Part Two: Thomist Millennium: Natural Law and Western Civilization

8 / Summa: One Law to Bring Them All and In the Darkness Bind Them


Part Two of The Creation Project emphasizes how, in the past millennium, the terrestrial power of the Catholic Church has derived from the mediating authority of its practices and institutions. The Church has positioned itself between each human soul and God.

In a similar manner, Thomas Aquinas’s Summa Theologica has functioned as a revelatory text mediating the relationship of believers to Scripture, particularly concerning matters relevant for the exercise of Church power.

As a comprehensive, fixed, and unchanging perspective on the natural order of the world, the Summa supported consolidation of the Church’s legal and spiritual authority in the 13th century.

In subsequent centuries, concepts of natural law in the Summa – the God-derived order of things – became inseparable from the very idea of Western civilization as the pinnacle of God’s Creation.

The precepts of Catholic-Thomist natural law understood nature as a hierarchy of creatures, each with a set of capacities (or modes of engaging the created world) conferred by a Creator God.

Because they had been created in the image of God, humans possess the powers (capacities) of reason, agency, and free will which (uniquely among species) mirrored on earth the magnificent world-creating, existence-creating powers of God.

9 / Marginal Revolution: The World Through the Wrong End of the Telescope


10 / Illumination: The Book and the Cathedral



These forms represented the terrestrial world, the City of Man, in its relationship to the spiritual City of God.

However, the Church, with its forms, and as mediating authority, could not contain the world.

Theologians, philosophers, and jurists might subscribe to abstract natural law ideals of humans as the imago Dei.

However, the experienced reality was intensely political and dependent on denials of this universal human status.

The rich and dense visual reality of life during the European Middle Ages reflected the direct influence of unmediated natural systems – climate, ecology, geology – that possessed their own mysterious internal causes and external effects.

The chaotic and unordered sensory reality of the Creation presented daunting challenges for the universal aspirations of the Catholic Church, with its focus on the power of the Creator.

Officials wanted the faithful to worship their Creator and subject themselves to the Church as the vehicle of their salvation.

However, the immediate, abundant, unmediated reality of the Creation itself typically overwhelmed the heavenly appeals.

Magical thinking absorbed much of this tension between Creator and Creation in traditional societies, but magic was also inimical to the emphasis on logic and reason characteristic of Thomist natural law philosophy.

The contradiction helps to explain the 13th-century emergence of the gothic style as a visually rich, vertically built architecture for sacred spaces.

Unlike the Romanesque style, Gothic is a spatial architecture that conforms to the existential assumption architecture encoded within the Thomist synthesis.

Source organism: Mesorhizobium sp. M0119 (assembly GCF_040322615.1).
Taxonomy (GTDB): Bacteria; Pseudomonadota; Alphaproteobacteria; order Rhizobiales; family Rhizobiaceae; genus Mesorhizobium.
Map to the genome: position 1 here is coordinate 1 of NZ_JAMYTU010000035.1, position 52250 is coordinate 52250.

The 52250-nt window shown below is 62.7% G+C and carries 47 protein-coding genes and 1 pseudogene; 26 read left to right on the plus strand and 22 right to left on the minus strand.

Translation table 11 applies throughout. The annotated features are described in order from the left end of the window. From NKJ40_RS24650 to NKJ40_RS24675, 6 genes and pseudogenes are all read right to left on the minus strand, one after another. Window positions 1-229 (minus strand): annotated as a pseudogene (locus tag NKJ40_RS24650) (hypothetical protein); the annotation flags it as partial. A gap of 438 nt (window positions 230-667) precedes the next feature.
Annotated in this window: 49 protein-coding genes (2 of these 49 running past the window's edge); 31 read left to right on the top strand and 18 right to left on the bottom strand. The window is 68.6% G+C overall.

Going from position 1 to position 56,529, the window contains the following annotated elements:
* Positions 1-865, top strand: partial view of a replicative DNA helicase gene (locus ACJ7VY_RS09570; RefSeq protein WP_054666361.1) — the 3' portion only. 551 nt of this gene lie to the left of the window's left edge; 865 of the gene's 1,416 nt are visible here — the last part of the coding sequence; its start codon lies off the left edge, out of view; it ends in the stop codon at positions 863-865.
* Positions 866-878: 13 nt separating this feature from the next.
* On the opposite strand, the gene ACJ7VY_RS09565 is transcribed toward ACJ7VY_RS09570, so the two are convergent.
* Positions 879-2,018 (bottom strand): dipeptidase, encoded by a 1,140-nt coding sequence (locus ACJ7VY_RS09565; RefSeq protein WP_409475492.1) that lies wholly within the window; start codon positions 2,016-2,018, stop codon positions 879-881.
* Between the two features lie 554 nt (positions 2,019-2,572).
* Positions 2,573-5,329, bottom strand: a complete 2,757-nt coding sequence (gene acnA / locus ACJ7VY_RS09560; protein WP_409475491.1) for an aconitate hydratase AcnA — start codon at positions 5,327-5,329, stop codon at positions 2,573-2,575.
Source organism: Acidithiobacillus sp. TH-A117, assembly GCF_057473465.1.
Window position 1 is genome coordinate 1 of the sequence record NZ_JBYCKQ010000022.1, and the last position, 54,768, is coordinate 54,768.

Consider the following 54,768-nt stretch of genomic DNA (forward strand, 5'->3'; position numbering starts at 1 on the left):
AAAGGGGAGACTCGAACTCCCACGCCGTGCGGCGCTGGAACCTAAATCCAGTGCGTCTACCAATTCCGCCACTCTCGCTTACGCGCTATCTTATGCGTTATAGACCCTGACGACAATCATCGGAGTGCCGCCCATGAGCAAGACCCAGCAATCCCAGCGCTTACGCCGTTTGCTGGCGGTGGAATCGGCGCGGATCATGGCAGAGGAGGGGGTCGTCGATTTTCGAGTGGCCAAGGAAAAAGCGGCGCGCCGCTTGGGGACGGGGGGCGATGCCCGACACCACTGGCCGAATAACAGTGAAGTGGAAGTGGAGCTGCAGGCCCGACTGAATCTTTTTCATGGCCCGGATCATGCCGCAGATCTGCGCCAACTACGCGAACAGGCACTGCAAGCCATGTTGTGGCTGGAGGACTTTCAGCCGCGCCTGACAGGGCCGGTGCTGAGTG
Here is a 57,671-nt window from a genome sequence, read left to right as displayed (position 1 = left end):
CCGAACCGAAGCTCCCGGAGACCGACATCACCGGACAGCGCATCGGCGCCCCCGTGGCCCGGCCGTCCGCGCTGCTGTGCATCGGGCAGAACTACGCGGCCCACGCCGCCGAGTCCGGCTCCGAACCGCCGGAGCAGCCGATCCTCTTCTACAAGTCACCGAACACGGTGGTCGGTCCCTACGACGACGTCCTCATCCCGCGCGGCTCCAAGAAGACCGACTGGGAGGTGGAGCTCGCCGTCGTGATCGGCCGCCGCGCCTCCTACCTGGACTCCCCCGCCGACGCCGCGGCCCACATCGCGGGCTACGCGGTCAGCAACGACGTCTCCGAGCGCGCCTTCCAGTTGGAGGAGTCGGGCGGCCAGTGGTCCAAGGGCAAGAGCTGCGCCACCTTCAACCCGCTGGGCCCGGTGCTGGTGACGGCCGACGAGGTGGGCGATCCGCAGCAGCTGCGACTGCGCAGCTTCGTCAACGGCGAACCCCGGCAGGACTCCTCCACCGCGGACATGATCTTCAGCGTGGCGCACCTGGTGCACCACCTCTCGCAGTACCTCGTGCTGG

The gothic is an aspirational physical architecture that bridges body and spirit, earth and heaven, Creature and Creator, City of Man and City of God in a manner that fully confirms the formal, mediating authority of the Church.

11 / Abraham’s Children: The Crusades and the Invention of Western Civilization

The medieval Christian Church also possessed a fraught relationship with both its Abrahamic brethren religions, Judaism and Islam, and with splinter movements within the Church (such as the Cathars).

Those who would not conform or who it shunted to the margins constituted what we might call the not-Church.

The peoples who constituted the not-Church – those most at risk of contaminating and infecting the Church, and so most dangerous – were, more often than not, Jews or Muslims, fellow (almost-but-not-quite-Church) descendants of Abraham.

The idea of the West emerged from the Christian experience of engagement with everything that was not-Church, beginning with Charles Martel’s victory over the invading Islamic army in the 7th century Battle of Tours.

What the Church could not contain or absorb, it dehumanized and destroyed.

12 / Inquisition: The Body as Text

Between the 12th and 16th centuries, natural law’s ethical precepts and commitments guided the Catholic Church in the application of canon law to root out heresy, dispel magic, and deport Abrahamic rivals.

Philosophies of natural law were helpless to even comprehend, much less counter, the juridically conflagratory underpinnings of Crusades and Inquisitions incepted by Church canon law.

Revealed religion’s reliance on texts to access eternal or fundamental truths obscures how ritualized ceremonial and judicial practices created a liturgy of their own that inscribed and textualized the material world.

Iberian inquisitions of Jewish conversos and Islamic moriscos during the late Middle Ages “published” the bodies of the accused as texts, inscribed by “genre-like” rituals of forced conversion, expulsion, and torture and confession (illuminated by the fire of the auto-da-fe).

Lingering historical harms inflicted upon the Iberian Peninsula by these Inquisitional spasms (what we would today call ethnic cleansing) resulted in Iberia becoming a crucible, a compression point for tensions between Christianity and Islam, hardening and brutalizing relations between social classes on the peninsula, which of course culminated during the 20th century in the civil war in Spain (in this respect, Iberia itself becoming a text).